On an election night that was dominated by the dramatic finale of the presidential race, voters in California, Massachusetts, Maine and Nevada approved recreational marijuana, with only Arizona voting no to legalizing cannabis. And 4 states—Arkansas, Florida, Montana, and North Dakota—expanded access to medical marijuana, bringing the nationwide total for legal medicinal cannabis to 24 states.
The biggest accomplishment for proponents of cannabis legislation reform was in California. Long seen as a predictor of national politics, California’s adoption of legal marijuana could cause federal authorities to reconsider their decades-long prohibition on the use of cannabis. Even President Obama, in an interview with Bill Maher, acknowledged that Tuesday’s vote could make the federal government’s current policies on cannabis “untenable.”
The legalization of cannabis in Massachusetts and and Maine also shows how the movement, which was traditionally most successful in the West and Northeast, has made significant progress in the Northeast. Those states will now enter an industry that is becoming big business. According to a recent report from the ArcView Market Research and New Frontier, pot sales in Alaska, Colorado, Oregon, Washington, and Washington, D.C.—the five places where recreational marijuana is currently legal—grew to $5.7 billion last year, up from $4.6 billion in 2014. That same report predicts that legal marijuana sales in the U.S. are expected to exceed $22 billion by 2020, with California leading the nation.
But beyond the cannabis legislation reforms that were on the state ballots, one Colorado measure has been largely overlooked and has the potential to seriously impact cities around the country. Initiated Ordinance 300, formerly known as the Neighborhood Supported Cannabis Consumption Pilot Program, aims to make it easier to use marijuana safely. Even though Colorado legalized recreational marijuana in 2012, it’s still illegal to use cannabis in public places. This has created what Joel Milton, CEO of Baker—an app that makes selling and buying marijuana easier—calls a catch-22. Says Denver-based Baker, “It’s ironic that we say ‘here’s cannabis, anyone can purchase it, but there’s really nowhere to use it. It’s a catch 22 especially if you look at tourists who come and they can’t smoke in their hotel rooms. That’s not what you want to happen, that doesn’t provide a good experience, not just for the tourists but also for the city. Because now people are going to consume this product that they may be unfamiliar with in public locations where they are not as comfortable and they can’t ask people for advice.”
Initiative 300 would create a program—in Denver only—that would allow bars, cafes, and even yoga studios to seek permits for bring-your-own marijuana, over-21 consumption areas. In essence, it would provide a space for people to partake in cannabis outside of private homes. Certain regulations would have to be followed in order to obtain a permit, like guidelines about proximity to schools and the approval of at least one registered neighborhood organization.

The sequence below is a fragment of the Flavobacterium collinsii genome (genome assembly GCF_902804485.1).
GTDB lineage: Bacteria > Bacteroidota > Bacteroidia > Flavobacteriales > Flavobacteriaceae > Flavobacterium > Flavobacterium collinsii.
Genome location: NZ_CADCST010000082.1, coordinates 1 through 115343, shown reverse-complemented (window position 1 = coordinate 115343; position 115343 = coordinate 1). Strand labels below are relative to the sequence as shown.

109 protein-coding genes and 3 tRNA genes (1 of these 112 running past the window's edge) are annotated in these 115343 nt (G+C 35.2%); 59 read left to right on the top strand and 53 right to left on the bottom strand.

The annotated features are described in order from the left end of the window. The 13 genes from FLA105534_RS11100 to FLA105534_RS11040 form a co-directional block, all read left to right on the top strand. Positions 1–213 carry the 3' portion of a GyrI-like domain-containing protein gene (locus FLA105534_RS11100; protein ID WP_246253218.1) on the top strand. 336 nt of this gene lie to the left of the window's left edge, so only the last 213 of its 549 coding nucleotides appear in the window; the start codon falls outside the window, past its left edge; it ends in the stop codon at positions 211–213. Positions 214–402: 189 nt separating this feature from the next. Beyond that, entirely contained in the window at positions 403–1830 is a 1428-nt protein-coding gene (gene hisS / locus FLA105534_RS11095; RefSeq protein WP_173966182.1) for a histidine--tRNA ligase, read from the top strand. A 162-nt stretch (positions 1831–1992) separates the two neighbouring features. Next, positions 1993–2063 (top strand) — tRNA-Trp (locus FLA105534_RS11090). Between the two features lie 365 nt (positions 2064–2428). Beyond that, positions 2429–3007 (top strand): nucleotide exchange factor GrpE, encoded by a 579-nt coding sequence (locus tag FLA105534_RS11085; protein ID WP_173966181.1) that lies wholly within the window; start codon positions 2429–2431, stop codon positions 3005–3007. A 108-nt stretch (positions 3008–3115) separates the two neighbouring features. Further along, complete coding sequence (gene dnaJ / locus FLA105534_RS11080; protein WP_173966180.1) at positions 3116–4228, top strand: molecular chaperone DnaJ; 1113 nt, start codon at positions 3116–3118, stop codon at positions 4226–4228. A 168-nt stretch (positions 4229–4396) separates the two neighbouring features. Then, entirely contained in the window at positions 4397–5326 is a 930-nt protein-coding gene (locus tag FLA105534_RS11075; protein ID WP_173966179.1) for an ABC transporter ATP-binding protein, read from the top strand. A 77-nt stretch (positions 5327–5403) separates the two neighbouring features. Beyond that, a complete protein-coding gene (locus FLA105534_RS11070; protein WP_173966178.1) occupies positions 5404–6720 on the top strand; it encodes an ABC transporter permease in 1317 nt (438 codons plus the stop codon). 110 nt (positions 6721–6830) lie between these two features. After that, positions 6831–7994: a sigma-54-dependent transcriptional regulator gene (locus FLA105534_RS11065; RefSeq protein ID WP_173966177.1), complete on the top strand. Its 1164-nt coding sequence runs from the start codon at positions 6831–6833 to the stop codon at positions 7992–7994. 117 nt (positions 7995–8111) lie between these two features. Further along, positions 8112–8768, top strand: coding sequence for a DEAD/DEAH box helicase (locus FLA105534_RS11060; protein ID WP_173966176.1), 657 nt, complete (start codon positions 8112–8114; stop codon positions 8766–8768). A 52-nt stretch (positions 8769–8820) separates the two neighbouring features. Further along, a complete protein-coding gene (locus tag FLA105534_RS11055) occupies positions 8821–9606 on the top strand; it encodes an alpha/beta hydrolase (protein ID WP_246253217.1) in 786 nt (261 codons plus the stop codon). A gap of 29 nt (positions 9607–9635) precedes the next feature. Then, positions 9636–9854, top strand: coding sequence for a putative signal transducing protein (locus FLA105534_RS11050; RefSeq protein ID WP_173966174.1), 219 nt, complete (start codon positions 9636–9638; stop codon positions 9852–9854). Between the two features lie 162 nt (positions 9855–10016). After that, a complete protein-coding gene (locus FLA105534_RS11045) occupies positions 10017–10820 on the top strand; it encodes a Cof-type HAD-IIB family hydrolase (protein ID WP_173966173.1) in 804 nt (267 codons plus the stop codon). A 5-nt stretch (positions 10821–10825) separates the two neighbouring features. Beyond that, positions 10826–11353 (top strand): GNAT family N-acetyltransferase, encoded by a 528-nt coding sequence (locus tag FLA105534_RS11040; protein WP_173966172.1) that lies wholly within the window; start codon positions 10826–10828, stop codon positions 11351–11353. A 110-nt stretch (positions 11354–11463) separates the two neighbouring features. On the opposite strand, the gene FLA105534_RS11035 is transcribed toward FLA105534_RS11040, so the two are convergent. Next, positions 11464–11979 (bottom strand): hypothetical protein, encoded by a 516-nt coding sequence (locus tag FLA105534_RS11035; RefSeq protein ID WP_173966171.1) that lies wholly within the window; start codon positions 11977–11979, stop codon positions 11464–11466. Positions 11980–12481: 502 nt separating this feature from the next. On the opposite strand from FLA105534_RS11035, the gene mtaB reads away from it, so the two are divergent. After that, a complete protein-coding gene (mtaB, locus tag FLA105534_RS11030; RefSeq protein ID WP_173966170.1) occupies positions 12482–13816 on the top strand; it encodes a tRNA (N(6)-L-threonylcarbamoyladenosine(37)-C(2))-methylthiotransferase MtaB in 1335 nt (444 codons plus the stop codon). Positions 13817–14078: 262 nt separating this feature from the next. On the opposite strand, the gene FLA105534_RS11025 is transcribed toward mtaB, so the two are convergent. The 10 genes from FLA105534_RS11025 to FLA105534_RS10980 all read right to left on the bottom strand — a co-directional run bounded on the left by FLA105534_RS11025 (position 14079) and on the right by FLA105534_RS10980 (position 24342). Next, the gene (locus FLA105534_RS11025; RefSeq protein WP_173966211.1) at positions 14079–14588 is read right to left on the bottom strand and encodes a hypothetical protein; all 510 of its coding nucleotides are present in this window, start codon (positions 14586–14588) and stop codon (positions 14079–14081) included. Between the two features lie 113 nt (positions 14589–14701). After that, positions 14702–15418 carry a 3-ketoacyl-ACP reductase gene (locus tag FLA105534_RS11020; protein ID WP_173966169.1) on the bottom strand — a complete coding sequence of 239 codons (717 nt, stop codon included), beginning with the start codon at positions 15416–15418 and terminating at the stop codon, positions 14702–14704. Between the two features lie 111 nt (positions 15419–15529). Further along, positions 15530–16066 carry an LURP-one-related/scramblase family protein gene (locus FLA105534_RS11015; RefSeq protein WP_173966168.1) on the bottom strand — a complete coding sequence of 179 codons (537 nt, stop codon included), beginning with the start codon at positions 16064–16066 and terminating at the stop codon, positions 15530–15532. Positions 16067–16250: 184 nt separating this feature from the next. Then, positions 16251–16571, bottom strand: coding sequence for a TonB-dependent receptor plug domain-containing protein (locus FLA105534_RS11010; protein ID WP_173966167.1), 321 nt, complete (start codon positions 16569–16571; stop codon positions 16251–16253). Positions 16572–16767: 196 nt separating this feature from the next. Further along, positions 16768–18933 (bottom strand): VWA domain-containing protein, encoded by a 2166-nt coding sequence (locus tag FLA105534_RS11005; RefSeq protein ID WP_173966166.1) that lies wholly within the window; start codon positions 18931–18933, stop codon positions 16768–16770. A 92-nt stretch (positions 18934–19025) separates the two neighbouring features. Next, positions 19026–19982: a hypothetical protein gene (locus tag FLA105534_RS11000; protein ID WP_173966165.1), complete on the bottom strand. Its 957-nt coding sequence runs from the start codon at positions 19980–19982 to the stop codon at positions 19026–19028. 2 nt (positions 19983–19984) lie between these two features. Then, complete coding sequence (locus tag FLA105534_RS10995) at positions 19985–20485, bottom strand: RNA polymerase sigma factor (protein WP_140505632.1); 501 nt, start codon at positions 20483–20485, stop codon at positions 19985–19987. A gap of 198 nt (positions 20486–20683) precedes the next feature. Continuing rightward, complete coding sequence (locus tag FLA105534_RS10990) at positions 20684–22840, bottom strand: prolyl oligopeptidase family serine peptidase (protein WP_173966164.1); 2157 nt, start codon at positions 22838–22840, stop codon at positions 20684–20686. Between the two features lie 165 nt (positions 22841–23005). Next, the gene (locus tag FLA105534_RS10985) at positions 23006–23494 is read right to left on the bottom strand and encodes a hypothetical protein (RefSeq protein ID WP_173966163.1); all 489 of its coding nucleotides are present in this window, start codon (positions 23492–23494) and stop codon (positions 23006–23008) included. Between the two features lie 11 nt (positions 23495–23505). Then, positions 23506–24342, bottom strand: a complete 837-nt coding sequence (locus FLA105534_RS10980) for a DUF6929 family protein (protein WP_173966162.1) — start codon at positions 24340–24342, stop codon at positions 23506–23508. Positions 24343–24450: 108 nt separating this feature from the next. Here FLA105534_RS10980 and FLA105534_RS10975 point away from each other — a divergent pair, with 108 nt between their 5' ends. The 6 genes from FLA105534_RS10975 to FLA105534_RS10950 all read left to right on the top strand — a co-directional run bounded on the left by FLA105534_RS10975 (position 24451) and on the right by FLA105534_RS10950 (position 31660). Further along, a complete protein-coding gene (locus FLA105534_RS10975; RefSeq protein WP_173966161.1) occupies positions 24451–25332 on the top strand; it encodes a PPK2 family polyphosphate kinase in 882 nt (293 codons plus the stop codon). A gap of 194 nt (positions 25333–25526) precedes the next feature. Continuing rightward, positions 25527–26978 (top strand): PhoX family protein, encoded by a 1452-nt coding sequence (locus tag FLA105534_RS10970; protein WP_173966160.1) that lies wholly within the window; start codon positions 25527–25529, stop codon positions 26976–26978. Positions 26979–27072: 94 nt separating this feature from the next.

As of mid-Wednesday, November 9, the votes on Ordinance 300 were still too close to call, with 100,284 people in favor of the measure and 96,893 votes against. It’s expected that the margins will hold, and we’ll update this story as necessary.
For Americans, the expansion of either medicinal or recreational access to marijuana will change cities in very real ways. Denver will also potentially serve a pilot program for the first American city where you can legally consume cannabis in select public places. Other cities like Portland, Seattle, and elsewhere will likely follow suit depending on how well the program works.
How the presidential election will influence federal policies on marijuana remains to be seen. While the Republican party has a history of supporting individual states rights, Donald Trump has made contradictory statements on marijuana and drug use. In the past, Trump reiterated the right of states to determine legislation when he told the Washington Post, “In terms of marijuana and legalization, I think that should be a state issue, state-by-state...Marijuana is such a big thing. I think medical should happen — right? Don’t we agree? I think so. And then I really believe we should leave it up to the states." But Trump has also called Colorado’s legal marijuana industry a “real problem,” and running mate Mike Pence has expressed his opposition to marijuana legalization. Cannabis, like many of the country’s most pressing issues, will be an issue the president-elect has to deal with when he takes office on January 20.